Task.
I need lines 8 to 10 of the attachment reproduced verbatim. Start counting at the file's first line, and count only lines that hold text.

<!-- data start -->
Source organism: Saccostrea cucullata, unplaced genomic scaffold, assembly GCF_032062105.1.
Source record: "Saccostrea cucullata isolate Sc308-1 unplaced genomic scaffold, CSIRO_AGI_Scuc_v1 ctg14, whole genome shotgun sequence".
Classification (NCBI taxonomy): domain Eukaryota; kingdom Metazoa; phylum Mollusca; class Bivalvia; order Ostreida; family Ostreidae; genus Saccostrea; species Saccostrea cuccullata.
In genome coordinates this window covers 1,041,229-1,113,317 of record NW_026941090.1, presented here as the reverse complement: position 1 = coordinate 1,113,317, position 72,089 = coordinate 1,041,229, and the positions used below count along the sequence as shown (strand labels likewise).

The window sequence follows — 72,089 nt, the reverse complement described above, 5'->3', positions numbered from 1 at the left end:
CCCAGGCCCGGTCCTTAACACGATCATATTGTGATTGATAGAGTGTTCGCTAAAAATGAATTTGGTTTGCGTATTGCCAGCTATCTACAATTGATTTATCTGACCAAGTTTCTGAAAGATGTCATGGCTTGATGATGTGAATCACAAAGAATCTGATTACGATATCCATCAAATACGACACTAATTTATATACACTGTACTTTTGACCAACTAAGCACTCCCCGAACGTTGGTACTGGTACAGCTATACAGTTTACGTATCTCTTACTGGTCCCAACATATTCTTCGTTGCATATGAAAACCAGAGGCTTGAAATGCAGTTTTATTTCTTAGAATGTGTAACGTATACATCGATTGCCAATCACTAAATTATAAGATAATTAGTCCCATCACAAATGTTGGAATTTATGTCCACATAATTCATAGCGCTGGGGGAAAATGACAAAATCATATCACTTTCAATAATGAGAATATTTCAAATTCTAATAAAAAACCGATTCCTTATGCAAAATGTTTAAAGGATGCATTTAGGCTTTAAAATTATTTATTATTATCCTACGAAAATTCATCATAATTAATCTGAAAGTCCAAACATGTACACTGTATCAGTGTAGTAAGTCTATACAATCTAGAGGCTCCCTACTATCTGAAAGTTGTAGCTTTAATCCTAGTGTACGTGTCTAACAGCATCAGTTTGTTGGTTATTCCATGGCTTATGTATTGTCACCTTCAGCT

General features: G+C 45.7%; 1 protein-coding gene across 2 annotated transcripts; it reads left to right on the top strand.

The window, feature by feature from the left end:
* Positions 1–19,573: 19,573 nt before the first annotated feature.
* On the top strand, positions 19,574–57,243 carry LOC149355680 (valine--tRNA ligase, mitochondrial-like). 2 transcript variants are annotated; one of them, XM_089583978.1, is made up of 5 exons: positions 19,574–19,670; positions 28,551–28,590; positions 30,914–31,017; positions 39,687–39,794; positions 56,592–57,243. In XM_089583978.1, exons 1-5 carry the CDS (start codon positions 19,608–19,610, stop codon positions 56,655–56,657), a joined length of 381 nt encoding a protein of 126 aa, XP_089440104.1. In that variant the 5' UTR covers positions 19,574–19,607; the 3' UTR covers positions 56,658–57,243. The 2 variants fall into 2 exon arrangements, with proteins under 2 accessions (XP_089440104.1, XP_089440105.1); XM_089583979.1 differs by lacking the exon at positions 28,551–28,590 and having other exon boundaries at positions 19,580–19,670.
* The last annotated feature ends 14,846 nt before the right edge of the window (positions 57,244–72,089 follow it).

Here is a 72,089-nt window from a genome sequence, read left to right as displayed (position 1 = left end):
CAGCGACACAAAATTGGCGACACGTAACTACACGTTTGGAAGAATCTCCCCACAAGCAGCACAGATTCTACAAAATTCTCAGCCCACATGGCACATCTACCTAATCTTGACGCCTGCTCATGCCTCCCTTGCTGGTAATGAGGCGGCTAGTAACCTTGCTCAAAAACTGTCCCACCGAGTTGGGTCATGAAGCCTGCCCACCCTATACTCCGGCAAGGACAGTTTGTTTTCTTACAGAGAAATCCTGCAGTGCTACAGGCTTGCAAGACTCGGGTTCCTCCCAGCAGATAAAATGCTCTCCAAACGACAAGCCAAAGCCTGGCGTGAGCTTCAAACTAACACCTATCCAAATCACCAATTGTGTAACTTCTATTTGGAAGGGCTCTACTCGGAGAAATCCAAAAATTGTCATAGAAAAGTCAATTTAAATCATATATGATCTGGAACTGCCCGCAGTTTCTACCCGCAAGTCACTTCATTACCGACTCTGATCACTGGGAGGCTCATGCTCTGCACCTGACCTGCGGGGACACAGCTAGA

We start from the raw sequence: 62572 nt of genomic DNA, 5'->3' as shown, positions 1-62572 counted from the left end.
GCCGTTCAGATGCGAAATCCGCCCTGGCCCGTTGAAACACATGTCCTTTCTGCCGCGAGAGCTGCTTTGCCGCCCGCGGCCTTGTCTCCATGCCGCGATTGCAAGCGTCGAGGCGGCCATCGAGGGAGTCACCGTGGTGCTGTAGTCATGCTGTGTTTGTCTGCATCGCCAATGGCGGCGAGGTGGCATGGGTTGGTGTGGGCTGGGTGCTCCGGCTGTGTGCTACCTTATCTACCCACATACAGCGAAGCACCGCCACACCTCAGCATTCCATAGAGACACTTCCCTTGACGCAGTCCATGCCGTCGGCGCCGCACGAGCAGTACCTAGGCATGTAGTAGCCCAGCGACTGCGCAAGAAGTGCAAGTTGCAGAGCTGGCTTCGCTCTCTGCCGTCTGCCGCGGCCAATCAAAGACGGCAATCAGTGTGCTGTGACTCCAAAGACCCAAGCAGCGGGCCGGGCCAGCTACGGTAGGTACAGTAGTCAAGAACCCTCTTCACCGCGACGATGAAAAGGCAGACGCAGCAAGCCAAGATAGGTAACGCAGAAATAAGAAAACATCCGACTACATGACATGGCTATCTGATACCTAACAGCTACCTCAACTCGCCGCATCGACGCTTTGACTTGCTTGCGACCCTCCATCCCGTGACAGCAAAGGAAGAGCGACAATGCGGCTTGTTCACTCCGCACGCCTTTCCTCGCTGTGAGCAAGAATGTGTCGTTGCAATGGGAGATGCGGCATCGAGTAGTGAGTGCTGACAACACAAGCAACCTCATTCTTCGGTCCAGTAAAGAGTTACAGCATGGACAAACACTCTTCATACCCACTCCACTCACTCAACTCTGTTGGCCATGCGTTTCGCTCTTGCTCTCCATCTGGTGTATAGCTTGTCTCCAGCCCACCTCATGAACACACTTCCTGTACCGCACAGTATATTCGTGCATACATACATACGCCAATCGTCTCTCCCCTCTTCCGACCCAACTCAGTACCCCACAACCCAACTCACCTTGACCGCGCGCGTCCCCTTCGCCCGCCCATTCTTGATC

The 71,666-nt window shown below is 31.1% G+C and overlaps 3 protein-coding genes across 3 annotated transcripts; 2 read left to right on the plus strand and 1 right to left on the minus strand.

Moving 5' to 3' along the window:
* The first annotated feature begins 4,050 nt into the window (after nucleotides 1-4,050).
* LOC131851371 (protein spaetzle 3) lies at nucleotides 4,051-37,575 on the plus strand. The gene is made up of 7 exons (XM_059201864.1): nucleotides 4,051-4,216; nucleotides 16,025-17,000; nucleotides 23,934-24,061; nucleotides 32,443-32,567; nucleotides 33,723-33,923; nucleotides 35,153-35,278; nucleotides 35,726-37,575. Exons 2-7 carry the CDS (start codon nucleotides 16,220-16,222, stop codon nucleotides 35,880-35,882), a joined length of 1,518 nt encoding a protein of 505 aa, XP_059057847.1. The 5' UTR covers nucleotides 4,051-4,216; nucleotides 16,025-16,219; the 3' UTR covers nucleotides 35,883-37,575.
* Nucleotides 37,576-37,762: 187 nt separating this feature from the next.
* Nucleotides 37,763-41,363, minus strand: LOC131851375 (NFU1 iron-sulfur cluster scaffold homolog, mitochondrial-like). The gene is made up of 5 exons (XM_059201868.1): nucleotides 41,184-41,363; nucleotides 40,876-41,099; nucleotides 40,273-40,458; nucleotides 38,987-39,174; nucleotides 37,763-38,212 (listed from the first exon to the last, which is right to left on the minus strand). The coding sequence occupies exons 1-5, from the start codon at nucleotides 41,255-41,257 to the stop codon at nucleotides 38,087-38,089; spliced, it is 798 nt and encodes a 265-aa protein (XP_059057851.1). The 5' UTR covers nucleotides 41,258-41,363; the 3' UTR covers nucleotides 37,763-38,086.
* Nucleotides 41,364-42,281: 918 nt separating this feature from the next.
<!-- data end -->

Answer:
The window, feature by feature from the left end:
* Positions 1–19,573: 19,573 nt before the first annotated feature.
* On the top strand, positions 19,574–57,243 carry LOC149355680 (valine--tRNA ligase, mitochondrial-like). 2 transcript variants are annotated; one of them, XM_089583978.1, is made up of 5 exons: positions 19,574–19,670; positions 28,551–28,590; positions 30,914–31,017; positions 39,687–39,794; positions 56,592–57,243. In XM_089583978.1, exons 1-5 carry the CDS (start codon positions 19,608–19,610, stop codon positions 56,655–56,657), a joined length of 381 nt encoding a protein of 126 aa, XP_089440104.1. In that variant the 5' UTR covers positions 19,574–19,607; the 3' UTR covers positions 56,658–57,243. The 2 variants fall into 2 exon arrangements, with proteins under 2 accessions (XP_089440104.1, XP_089440105.1); XM_089583979.1 differs by lacking the exon at positions 28,551–28,590 and having other exon boundaries at positions 19,580–19,670.